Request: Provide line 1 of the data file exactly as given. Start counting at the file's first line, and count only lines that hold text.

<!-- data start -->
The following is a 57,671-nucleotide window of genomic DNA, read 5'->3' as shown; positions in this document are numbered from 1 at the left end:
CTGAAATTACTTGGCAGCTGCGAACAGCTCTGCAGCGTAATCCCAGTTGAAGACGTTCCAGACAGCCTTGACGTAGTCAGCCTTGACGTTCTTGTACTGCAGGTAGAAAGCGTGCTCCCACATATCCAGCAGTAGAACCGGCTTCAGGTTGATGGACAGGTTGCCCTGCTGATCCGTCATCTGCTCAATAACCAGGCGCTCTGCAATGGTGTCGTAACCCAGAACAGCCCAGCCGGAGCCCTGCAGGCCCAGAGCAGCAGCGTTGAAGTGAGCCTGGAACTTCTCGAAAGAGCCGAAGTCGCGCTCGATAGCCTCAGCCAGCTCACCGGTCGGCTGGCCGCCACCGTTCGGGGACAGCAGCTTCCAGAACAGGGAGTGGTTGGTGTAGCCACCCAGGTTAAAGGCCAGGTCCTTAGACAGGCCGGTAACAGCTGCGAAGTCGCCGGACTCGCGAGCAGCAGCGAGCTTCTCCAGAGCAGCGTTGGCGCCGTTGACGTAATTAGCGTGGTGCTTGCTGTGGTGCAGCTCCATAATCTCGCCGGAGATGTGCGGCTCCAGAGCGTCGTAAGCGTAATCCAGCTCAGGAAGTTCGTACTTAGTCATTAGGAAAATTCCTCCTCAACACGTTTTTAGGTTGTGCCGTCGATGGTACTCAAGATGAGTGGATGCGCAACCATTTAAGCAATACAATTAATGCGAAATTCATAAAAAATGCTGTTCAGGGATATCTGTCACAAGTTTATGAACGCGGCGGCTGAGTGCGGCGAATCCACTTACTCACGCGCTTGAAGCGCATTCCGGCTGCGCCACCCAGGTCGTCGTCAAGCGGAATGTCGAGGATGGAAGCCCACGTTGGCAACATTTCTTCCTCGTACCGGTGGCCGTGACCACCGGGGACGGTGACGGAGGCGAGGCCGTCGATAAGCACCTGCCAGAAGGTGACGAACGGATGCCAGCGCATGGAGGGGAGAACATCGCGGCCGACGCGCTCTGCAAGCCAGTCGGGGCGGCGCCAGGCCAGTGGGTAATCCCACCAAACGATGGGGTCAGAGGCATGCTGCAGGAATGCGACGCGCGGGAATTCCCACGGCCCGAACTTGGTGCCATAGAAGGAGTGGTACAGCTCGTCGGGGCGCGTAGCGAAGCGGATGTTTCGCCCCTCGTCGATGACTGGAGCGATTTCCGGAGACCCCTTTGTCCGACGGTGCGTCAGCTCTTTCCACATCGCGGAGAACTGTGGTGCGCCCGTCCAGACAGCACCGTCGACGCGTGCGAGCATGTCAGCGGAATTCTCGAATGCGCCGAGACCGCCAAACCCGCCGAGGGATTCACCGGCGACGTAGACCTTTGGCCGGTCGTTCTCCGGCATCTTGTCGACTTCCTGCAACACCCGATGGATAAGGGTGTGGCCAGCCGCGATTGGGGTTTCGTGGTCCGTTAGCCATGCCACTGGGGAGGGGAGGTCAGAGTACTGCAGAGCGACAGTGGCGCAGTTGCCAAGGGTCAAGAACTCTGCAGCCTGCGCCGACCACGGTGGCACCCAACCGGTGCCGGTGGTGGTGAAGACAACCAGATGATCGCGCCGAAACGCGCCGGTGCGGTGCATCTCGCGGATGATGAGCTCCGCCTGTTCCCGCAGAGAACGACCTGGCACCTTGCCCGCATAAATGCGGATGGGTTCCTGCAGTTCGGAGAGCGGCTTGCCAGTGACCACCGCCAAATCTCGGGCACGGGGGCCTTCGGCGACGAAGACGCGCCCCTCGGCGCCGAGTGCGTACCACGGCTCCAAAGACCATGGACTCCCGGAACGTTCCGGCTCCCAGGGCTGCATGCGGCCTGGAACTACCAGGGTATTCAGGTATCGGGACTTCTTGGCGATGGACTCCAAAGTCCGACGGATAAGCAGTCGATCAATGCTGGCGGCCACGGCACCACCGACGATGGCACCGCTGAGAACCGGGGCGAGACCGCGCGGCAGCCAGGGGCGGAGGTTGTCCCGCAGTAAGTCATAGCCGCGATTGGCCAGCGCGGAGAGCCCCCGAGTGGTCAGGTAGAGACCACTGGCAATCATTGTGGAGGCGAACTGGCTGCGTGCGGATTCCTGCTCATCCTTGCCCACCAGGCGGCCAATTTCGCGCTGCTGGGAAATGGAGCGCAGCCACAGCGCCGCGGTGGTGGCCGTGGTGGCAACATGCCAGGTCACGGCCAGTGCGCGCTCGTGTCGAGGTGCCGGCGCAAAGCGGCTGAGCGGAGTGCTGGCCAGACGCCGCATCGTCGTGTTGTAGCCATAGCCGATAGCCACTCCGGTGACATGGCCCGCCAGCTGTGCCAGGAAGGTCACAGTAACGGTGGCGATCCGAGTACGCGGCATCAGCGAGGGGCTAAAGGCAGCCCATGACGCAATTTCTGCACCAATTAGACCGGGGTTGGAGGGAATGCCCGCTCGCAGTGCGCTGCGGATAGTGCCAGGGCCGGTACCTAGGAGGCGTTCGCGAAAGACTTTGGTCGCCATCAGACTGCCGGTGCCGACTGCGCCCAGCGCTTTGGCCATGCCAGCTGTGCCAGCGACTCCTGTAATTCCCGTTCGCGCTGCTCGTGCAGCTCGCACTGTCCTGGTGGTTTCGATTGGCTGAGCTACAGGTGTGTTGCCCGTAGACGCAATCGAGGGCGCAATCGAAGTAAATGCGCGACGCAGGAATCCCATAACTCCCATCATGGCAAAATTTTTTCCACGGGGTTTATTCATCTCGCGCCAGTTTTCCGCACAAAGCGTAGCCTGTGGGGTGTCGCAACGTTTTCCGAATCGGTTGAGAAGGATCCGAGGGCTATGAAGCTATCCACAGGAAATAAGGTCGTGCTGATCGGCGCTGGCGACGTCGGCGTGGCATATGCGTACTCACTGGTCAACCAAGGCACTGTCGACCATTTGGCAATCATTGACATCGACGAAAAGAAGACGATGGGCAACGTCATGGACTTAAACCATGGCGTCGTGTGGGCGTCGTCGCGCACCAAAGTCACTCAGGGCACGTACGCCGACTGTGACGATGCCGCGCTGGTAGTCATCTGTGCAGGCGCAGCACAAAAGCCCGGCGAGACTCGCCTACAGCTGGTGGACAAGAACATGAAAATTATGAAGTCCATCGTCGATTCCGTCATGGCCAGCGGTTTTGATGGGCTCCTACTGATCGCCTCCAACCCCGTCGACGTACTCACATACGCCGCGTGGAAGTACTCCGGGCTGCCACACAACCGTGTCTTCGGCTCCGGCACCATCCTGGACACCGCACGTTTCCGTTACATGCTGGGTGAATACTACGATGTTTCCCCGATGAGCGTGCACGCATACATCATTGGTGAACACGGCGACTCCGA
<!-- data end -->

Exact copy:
The following is a 57,671-nucleotide window of genomic DNA, read 5'->3' as shown; positions in this document are numbered from 1 at the left end: